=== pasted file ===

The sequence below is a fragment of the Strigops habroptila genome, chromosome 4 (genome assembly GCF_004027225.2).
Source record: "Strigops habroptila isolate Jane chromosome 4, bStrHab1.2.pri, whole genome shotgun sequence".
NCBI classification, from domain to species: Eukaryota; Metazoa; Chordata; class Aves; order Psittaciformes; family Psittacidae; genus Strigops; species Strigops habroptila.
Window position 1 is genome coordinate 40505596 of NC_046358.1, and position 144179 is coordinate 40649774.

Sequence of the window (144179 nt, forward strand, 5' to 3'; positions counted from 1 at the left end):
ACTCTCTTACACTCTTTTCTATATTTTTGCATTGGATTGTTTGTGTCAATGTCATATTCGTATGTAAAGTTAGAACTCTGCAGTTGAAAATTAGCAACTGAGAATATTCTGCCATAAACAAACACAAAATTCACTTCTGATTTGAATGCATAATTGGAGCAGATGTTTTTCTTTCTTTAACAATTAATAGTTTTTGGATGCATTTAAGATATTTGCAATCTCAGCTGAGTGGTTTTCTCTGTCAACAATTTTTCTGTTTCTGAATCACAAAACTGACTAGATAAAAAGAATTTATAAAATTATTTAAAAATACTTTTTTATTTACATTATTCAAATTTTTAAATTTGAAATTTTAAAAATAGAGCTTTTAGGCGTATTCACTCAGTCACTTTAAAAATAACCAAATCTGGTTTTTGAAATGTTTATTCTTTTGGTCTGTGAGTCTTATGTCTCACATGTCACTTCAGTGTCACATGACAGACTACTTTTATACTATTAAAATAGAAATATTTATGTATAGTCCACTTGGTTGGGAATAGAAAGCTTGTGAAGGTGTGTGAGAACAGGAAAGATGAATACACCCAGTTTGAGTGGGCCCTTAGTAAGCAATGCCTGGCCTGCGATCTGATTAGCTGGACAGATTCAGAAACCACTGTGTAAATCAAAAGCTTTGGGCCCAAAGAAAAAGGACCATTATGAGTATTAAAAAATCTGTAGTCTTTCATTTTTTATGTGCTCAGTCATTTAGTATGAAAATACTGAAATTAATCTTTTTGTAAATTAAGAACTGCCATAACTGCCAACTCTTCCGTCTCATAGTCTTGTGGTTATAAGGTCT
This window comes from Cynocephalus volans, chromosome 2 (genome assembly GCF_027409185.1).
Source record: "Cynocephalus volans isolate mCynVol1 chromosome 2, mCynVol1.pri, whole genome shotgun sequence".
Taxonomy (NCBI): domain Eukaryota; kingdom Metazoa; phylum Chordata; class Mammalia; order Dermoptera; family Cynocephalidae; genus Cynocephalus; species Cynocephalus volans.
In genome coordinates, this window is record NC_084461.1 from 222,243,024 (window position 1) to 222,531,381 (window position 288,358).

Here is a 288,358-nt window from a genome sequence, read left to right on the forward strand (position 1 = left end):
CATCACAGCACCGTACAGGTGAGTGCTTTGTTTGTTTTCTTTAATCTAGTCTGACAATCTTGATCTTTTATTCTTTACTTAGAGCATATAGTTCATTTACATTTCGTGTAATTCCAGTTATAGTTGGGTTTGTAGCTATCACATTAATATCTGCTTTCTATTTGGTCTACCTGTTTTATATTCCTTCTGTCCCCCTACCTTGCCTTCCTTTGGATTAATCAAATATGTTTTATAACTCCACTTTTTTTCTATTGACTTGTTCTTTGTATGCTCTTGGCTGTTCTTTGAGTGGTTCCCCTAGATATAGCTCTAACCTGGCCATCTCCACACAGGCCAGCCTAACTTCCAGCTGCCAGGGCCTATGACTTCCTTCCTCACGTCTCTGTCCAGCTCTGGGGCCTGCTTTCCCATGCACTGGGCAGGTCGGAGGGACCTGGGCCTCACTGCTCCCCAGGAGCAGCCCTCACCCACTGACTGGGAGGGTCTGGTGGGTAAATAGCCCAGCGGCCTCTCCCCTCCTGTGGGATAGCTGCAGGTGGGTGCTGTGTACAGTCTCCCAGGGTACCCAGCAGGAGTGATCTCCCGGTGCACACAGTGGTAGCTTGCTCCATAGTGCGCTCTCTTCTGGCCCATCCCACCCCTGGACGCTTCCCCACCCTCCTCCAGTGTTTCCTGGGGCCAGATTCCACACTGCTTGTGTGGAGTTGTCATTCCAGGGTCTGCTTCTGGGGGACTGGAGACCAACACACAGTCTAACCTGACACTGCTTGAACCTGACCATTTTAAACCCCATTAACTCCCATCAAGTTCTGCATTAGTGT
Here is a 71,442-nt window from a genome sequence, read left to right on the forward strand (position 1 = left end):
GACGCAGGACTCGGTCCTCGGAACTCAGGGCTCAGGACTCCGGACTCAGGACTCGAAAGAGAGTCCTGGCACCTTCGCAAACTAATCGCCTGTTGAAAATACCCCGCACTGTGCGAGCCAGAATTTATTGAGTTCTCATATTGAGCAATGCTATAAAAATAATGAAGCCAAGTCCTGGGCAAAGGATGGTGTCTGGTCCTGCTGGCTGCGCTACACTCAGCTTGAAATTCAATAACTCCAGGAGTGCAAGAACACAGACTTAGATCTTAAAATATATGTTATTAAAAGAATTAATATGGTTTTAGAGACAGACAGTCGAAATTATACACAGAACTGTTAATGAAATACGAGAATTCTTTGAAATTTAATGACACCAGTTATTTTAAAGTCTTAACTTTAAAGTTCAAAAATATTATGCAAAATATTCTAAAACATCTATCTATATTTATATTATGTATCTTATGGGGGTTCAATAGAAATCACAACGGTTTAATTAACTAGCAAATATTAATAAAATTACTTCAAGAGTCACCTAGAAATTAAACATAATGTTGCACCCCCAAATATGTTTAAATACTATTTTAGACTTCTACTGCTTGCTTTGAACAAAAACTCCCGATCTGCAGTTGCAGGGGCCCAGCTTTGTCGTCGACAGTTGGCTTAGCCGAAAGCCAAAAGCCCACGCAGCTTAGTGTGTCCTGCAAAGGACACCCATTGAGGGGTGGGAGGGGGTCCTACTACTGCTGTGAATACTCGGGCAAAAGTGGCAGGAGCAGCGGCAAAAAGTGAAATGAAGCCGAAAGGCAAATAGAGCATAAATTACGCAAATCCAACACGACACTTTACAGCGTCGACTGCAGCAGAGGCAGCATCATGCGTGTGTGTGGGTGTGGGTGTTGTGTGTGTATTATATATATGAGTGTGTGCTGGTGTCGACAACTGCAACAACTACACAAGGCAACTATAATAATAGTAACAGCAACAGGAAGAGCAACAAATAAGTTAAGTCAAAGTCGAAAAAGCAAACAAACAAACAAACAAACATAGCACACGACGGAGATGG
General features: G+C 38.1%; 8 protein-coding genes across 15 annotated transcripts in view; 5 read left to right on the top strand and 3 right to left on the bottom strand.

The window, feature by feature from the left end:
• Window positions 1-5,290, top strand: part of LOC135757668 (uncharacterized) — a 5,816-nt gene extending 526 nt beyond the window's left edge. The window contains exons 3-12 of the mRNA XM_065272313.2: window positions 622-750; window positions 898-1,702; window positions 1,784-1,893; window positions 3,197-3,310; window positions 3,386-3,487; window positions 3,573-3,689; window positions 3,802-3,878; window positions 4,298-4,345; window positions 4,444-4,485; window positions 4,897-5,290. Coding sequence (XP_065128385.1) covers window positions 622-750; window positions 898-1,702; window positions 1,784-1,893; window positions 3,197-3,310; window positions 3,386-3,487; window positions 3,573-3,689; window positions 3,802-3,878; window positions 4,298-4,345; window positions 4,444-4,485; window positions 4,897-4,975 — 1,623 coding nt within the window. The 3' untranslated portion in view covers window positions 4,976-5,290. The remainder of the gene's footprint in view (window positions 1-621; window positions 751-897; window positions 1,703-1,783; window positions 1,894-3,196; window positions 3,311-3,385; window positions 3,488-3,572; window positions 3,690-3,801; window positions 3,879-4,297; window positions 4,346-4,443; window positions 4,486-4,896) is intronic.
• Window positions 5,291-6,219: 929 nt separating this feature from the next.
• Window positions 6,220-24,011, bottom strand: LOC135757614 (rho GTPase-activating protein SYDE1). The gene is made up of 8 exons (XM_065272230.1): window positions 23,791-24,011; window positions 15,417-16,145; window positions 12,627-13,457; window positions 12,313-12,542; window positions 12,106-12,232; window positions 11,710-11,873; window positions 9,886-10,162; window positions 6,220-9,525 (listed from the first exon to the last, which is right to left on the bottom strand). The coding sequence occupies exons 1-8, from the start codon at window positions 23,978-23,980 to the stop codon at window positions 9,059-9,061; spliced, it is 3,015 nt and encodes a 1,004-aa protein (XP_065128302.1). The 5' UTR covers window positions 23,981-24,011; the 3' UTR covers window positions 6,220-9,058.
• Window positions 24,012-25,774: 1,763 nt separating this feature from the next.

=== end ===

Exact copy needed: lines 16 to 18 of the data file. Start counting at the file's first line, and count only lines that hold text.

The window, feature by feature from the left end:
• Window positions 1-5,290, top strand: part of LOC135757668 (uncharacterized) — a 5,816-nt gene extending 526 nt beyond the window's left edge. The window contains exons 3-12 of the mRNA XM_065272313.2: window positions 622-750; window positions 898-1,702; window positions 1,784-1,893; window positions 3,197-3,310; window positions 3,386-3,487; window positions 3,573-3,689; window positions 3,802-3,878; window positions 4,298-4,345; window positions 4,444-4,485; window positions 4,897-5,290. Coding sequence (XP_065128385.1) covers window positions 622-750; window positions 898-1,702; window positions 1,784-1,893; window positions 3,197-3,310; window positions 3,386-3,487; window positions 3,573-3,689; window positions 3,802-3,878; window positions 4,298-4,345; window positions 4,444-4,485; window positions 4,897-4,975 — 1,623 coding nt within the window. The 3' untranslated portion in view covers window positions 4,976-5,290. The remainder of the gene's footprint in view (window positions 1-621; window positions 751-897; window positions 1,703-1,783; window positions 1,894-3,196; window positions 3,311-3,385; window positions 3,488-3,572; window positions 3,690-3,801; window positions 3,879-4,297; window positions 4,346-4,443; window positions 4,486-4,896) is intronic.
• Window positions 5,291-6,219: 929 nt separating this feature from the next.